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Mexico Military Training State Police

ARMS TRAFFICKING / 2 OCT 2012 BY GEOFFREY RAMSEY EN

In a sign of its increasingly militarized public security strategy, the Mexican military is training state police in tactics and the use of military-grade weaponry.

According to a Mexican Ministry of Defense (SEDENA) report cited by Milenio, the Mexican army provided weapons training to state police in Hidalgo in order to prepare them for armed confrontations with drug cartels. The training is part of a larger nationwide program intended to better equip state police forces.

The document shows that more than 250 police were trained in the use of automatic and sub-automatic rifles, and were given some basic tactical instruction. The training occurred in two sessions this year, lasting from January to May.

The Milenio investigation also found that, from 2006 to 2011, the Hidalgo government ordered nearly $3 million in weaponry through SEDENA, including submachine guns and Galil model rifles.

InSight Crime Analysis

The military’s involvement in Mexico’s internal security is a controversial subject. While the military is believed to be less prone to criminal influence than police in the country, human rights advocates in the country worry that involving the military in policing can lead to abuses and may even contribute to violence in some cases.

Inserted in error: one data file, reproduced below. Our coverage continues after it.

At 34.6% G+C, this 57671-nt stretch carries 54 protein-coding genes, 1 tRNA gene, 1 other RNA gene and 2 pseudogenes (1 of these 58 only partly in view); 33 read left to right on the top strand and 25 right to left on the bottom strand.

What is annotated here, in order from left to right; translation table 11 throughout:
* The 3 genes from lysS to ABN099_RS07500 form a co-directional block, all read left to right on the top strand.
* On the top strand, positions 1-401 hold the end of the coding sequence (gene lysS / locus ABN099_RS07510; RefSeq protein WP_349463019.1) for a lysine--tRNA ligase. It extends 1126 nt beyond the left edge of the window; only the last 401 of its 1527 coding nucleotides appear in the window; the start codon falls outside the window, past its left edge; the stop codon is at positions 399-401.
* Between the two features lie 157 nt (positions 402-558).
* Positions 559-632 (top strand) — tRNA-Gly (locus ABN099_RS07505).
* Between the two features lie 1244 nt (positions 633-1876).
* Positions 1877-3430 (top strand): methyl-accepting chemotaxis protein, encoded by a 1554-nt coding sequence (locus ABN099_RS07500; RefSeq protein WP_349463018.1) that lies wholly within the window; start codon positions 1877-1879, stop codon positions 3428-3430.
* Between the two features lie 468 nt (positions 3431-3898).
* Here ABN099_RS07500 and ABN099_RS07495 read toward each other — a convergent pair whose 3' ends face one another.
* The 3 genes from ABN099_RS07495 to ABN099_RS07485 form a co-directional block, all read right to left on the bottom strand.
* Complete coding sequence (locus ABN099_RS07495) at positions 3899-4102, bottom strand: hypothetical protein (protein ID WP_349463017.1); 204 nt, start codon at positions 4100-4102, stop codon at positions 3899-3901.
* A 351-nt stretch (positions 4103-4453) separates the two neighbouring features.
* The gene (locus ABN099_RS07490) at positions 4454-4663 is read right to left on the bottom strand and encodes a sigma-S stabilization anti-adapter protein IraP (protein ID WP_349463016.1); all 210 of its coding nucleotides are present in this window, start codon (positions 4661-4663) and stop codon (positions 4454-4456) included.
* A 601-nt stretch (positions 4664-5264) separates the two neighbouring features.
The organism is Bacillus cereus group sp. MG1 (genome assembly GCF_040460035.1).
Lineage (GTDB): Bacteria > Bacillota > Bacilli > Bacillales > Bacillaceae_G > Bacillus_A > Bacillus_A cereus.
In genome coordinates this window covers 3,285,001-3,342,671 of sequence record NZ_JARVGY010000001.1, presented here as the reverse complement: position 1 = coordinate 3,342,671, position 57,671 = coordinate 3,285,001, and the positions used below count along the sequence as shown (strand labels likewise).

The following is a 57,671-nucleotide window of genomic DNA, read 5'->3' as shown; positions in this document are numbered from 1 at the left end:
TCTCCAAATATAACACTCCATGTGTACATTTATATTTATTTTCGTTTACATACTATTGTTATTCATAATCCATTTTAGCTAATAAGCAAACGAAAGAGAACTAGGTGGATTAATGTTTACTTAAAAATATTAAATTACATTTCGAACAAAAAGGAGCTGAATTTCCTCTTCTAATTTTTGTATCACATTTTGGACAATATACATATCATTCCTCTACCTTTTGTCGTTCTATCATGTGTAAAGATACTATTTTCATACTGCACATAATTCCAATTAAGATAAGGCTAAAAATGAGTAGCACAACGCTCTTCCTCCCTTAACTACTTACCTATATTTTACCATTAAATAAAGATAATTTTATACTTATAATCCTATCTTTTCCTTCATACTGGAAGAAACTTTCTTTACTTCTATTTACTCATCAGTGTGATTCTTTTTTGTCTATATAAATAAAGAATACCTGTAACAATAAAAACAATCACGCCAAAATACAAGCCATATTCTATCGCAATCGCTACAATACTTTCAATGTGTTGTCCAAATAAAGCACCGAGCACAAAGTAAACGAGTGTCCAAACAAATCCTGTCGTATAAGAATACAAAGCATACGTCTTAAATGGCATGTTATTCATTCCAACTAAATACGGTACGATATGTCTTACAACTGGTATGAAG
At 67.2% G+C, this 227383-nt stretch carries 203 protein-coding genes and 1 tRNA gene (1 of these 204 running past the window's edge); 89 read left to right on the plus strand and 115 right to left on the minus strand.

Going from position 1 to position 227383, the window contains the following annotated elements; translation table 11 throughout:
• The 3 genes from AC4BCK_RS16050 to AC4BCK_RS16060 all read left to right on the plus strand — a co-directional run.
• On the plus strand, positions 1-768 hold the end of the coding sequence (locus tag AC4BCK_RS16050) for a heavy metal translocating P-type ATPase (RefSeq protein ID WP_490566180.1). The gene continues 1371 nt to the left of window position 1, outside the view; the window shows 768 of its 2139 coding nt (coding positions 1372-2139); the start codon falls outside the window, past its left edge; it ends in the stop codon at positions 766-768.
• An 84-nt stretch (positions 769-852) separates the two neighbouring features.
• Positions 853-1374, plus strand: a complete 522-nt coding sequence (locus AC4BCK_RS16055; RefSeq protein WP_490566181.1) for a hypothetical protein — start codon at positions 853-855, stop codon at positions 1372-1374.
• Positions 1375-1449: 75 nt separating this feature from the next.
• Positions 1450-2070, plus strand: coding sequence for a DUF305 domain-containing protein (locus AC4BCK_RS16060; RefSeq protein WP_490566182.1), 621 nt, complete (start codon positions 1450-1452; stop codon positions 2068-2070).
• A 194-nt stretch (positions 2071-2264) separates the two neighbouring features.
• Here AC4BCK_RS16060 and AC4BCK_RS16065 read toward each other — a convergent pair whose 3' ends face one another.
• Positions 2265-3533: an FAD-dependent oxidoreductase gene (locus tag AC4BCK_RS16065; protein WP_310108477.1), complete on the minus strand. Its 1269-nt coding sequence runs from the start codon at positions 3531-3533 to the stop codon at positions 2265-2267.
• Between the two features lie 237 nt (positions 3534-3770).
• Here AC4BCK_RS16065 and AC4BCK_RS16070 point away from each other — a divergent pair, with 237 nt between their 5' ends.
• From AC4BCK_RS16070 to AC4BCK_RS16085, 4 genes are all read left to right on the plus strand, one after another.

However, state and local police forces are often ill-equipped to confront foot soldiers of the powerful drug cartels in the country, which have easy access to AR-15 and AK-47 variant rifles, submachine guns and hand grenades on the black market.

One problem with arming police officers, however, is the matter of whether these guns will actually stay in their possession. As InSight Crime has reported, Mexican state police have proven highly susceptible to corruption despite recent reform attempts. In September, for instance, the Mexican Navy arrested 35 state police in Veracruz for links to the Zetas.

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